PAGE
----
Garza: As a drummer I don’t have too much insight on the lyrical content, but I will say that when Marcos comes to me with some lyric ideas I can just sense the vibe and figure how to take his ideas and slap some music on it.
Leal: We’ve put out two albums and both have been night and day when it comes to the lyrics. Our first [album] Hope Within Hatred was such a positive vibe, finding light at the end of the tunnel, searching for good inside of the evil , coming to terms with who you are etc. After touring for a few years professionally and going through some ugly times in my life, burying some of my friends and family, I saw the ugly side of this world and it changed my whole perspective on how I viewed things. Our second record was about how I coped with that, how I closed myself off, how I gave up on hope, it crushed me and it made me very angry—hence the title, The Evolution Of Anger.
How has cannabis affected your life and/or your creative process?
Garza: I’m one of those dudes who feel [that] cannabis makes everything better. However, I will never play under the influence because I get distracted, but when it comes to writing and even just jamming, I am all about it.
“Cannabis has been a part of my life for quite some time and has helped me in so many ways during the recording process and touring. As for recording, before I even lay one word down, I get a cup of coffee and some herbal remedies and listen to the music at full blast, several times.”
Leal: Cannabis has been a part of my life for quite some time and has helped me in so many ways during the recording process and touring. As for recording, before I even lay one word down, I get a cup of coffee and some herbal remedies and listen to the music at full blast, several times. I let it carry my mood, I like music to take me places. On the road it definitely helps with my body. It doesn’t matter if you’re 19 or over 30, after a few shows and riding around in the van your body starts to feel it, especially when you’re playing six shows a week for over a month. It helps my muscle soreness and body fatigue, also my sleeping cycle. All important things for a vocalist.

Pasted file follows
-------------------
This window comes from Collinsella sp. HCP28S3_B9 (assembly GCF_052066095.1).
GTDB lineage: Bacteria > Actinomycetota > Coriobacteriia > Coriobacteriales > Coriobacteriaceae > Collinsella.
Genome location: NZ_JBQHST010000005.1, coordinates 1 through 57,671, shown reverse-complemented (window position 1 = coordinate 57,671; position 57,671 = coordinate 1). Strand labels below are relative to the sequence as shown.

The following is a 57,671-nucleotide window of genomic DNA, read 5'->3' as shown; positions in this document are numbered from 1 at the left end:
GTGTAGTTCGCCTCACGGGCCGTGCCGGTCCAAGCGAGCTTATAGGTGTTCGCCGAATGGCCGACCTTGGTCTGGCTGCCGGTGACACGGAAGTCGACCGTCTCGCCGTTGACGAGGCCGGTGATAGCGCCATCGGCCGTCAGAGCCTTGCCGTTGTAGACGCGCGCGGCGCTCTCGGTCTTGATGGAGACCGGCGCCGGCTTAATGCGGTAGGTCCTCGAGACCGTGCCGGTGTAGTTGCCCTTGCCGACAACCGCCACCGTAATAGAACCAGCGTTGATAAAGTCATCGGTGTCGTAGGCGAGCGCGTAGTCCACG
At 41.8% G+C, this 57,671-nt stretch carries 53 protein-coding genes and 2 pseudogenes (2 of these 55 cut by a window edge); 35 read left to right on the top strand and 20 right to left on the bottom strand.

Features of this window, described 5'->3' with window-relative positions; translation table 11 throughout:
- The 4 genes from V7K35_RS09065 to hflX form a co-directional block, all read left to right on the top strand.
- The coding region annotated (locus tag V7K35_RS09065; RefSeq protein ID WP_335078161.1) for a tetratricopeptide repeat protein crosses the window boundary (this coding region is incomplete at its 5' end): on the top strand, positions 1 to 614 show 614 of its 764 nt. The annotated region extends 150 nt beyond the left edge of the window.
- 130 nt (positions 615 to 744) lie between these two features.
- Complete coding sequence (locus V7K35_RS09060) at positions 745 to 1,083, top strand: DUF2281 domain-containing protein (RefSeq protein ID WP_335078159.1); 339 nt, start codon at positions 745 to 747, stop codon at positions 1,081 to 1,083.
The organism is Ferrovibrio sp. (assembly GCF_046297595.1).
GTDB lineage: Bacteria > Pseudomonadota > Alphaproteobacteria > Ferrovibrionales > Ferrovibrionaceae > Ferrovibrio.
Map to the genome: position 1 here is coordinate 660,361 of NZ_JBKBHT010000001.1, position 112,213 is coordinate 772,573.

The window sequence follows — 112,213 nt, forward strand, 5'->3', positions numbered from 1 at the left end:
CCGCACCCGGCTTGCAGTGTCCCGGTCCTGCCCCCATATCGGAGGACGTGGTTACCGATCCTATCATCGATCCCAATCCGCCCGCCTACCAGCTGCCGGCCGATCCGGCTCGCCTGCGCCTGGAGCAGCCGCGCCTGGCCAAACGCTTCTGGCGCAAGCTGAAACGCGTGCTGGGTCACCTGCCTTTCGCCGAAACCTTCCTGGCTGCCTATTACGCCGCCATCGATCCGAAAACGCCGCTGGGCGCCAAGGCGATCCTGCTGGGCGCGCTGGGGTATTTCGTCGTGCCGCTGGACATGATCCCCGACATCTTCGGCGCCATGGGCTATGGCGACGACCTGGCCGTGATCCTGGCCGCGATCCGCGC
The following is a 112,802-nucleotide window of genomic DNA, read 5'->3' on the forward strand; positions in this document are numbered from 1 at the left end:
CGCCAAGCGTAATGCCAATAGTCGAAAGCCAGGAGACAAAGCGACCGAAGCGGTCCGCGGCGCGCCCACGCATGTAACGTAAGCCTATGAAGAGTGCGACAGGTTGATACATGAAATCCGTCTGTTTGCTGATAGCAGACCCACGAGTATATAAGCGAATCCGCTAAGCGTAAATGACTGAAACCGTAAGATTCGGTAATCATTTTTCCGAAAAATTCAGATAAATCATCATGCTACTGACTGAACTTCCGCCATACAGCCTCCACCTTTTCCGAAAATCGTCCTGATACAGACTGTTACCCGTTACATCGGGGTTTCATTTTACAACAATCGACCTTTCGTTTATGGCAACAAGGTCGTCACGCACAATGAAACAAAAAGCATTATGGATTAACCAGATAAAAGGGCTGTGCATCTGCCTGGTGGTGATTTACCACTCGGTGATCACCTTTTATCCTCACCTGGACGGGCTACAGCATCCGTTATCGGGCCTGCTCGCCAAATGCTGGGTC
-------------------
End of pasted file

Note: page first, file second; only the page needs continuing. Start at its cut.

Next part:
How do you feel about legalization so far? Is there anything you think could be done better or differently?
Garza: I think the legalization is great! The States we have played in where it is legal are always a god send for us. Myself and Marcos would hunt down all the dispensaries and look around for the best deals on buds.
Leal: I come from a very small town in south Texas where it’s still viewed as a top tier drug. They raid people here for having a bag of low grade cannabis. It makes me appreciate any time I’m in Colorado. What this cash crop can do for our country and economy is incredible, not to mention the vast medical resource it holds. I think it could be more publicized for places like where I live, make people aware to the pros rather than the cons.
Have you ever worked cannabis into your music as a theme? If so, how?
Garza: Lyrically there are some cannabis filled themes, but one thing I can say for sure is that I’ve rolled a few rillos on my snare drum before so I feel I got some buds worked into my snare drum hoop.
Leal: I try not to shove that in people’s face when it comes to my music. But when it comes to the live shows I’m defiantly more lighthearted. We do a cover of Testament’s “Return To Serenity,” and it just always smells like herb in venues so I actually just started telling people “Hey, this is the song to light it up too, fire it up!”
Is there anything else you’d like to add?
Garza: Texas need to follow in Colorado’s footsteps and legalize it!
Band Name: Shattered Sun
Location: Alice, Texas
Most Recent/Upcoming Album: The Evolution of Anger